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Jason Vargas already having a better year than 2018

Healthy and starting camp from the beginning, lefty looks to rebound from terrible season.

Mets pitcher Jason Vargas runs during a spring

Mets pitcher Jason Vargas runs during a spring training workout on Tuesday in Port St. Lucie, Fla. Photo Credit: Newsday/Alejandra Villa Loarca

PORT ST. LUCIE, Fla. — As far as Jason Vargas is concerned, this season is already going better than last.

Consider Vargas’ 2018 -- a series of unfortunate events that included an injury (broken glove hand) and then a terrible first half (8.60 ERA) and then another injury (strained calf) -- began around this time last year when he signed with the Mets after spring training had already started.

The Mets introduced Vargas on Feb. 18, 2018. He didn’t get into a Grapefruit League game until March 1. By the time a line drive broke the hamate bone in Vargas’ right hand on March 18, his routine — stressed as critical by pitcher and team last year when nothing was going right and again in recent days — was already out of whack.

All Vargas wanted — needed, perhaps — was a normal schedule. His hope is spring, and this season, provides it.

“It’s a better start immediately, because you knew where you’re going for camp, you know the group of guys you’re going in with,” Vargas said. “Getting things off to a goofy start, and then trying to figure out if it’s just something that was a fluke or if it’s something that you’re doing — there’s a lot of things that end up going on. Fortunate enough, we were able to get it on track and get things really rolling at the end.”

Vargas eventually did get rolling last year, posting a 3.60 ERA in 10 starts across the last two months, but it wasn’t enough to significantly sway the season totals: 5.77 ERA, 1.41 WHIP, about 4 2/3 innings per start on average.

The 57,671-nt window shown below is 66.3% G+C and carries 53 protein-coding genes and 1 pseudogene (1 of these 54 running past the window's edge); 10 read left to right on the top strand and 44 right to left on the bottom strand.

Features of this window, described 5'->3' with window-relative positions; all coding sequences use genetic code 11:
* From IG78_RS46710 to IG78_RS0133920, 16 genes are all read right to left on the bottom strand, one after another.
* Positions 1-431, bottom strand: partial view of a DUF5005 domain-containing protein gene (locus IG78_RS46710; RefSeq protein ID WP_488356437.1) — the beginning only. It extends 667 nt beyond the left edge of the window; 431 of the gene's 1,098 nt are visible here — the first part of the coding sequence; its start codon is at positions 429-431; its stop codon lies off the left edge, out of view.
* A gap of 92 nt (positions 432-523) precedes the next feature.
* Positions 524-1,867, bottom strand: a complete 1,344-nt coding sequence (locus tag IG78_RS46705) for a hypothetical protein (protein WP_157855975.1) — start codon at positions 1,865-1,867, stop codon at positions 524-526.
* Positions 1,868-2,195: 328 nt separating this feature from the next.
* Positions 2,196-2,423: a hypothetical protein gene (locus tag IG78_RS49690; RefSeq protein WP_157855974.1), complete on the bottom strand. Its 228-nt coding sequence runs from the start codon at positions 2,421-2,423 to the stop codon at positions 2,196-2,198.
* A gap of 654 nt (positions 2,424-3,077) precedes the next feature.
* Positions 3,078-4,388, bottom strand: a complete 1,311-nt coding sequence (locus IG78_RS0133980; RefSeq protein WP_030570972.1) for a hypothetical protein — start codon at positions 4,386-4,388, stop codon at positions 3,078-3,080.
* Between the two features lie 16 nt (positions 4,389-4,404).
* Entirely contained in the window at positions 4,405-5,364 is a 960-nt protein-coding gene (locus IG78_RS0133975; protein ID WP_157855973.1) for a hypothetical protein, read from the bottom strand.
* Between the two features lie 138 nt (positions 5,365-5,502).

That turned Vargas, and his hold on the No. 5 spot in the Mets’ rotation, into something of controversy among some fans. The Mets have stood by Vargas, though, declining to sign a starting pitcher to a major-league contract to challenge him for that spot.  It helps that he has believers in pitching coach Dave Eiland, who saw Vargas at his best with the Royals, and new general manager Brodie Van Wagenen, who has long known Vargas through his agency, CAA. (Van Wagenen was a co-head of the baseball department alongside Vargas’ agent, Nez Balelo.)

Manager Mickey Callaway said last week that Vargas is the fifth starter. There is no spring competition.

“They’ve never given me any reason to think otherwise,” Vargas said. “That’s how I go about my work. I feel that Dave, Mickey and my past relationship with Brodie, they know what I bring to the table. I feel like they’ve expressed that to me, I appreciate that. I feel good about where they’ve said they sit with me.”

The optimistic view of Vargas’ 2019 points to the way he finished last season, his All-Star status as recently as 2017 and general longevity as an innings-eater, a reputation built over 13 major-league with a 4.27 ERA.

The pessimistic view points to Vargas’ ineffectiveness last season and since the 2017 All-Star break (6.04 ERA in 35 starts), his age (36) and below-average velocity (87 mph on his fastball in 2018).

To that end, Vargas thinks the current baseball environment — with pitchers throwing harder than ever — can work to his benefit.

“I guarantee you most of these scouting reports are the same,” Vargas said, gesturing to the lockers of his hard-throwing rotation-mates, including Jacob deGrom and Noah Syndergaard. “I’m going to be completely different kind of pitcher. It’s not going to be the same preparation as it’s going to be for your standard guys that come in throwing really hard. I feel like I can use that to my advantage, where I’m separating myself in the other direction.”

Vargas admitted that, in hindsight, he returned too quickly last year from the broken hand, after just one minor-league rehab game. “That was my call,” Vargas said. He won’t try to make up for it this season, but he does intend on being significantly better.

“I’ve never been one to go out there and try to do more than I’m capable of, but I do know I’m capable of pitching very well, very competitively,” Vargas said. “I go into every year with that mindset, that I know I have the ability to really help out any staff that I’m on. I’m going to carry my load.”

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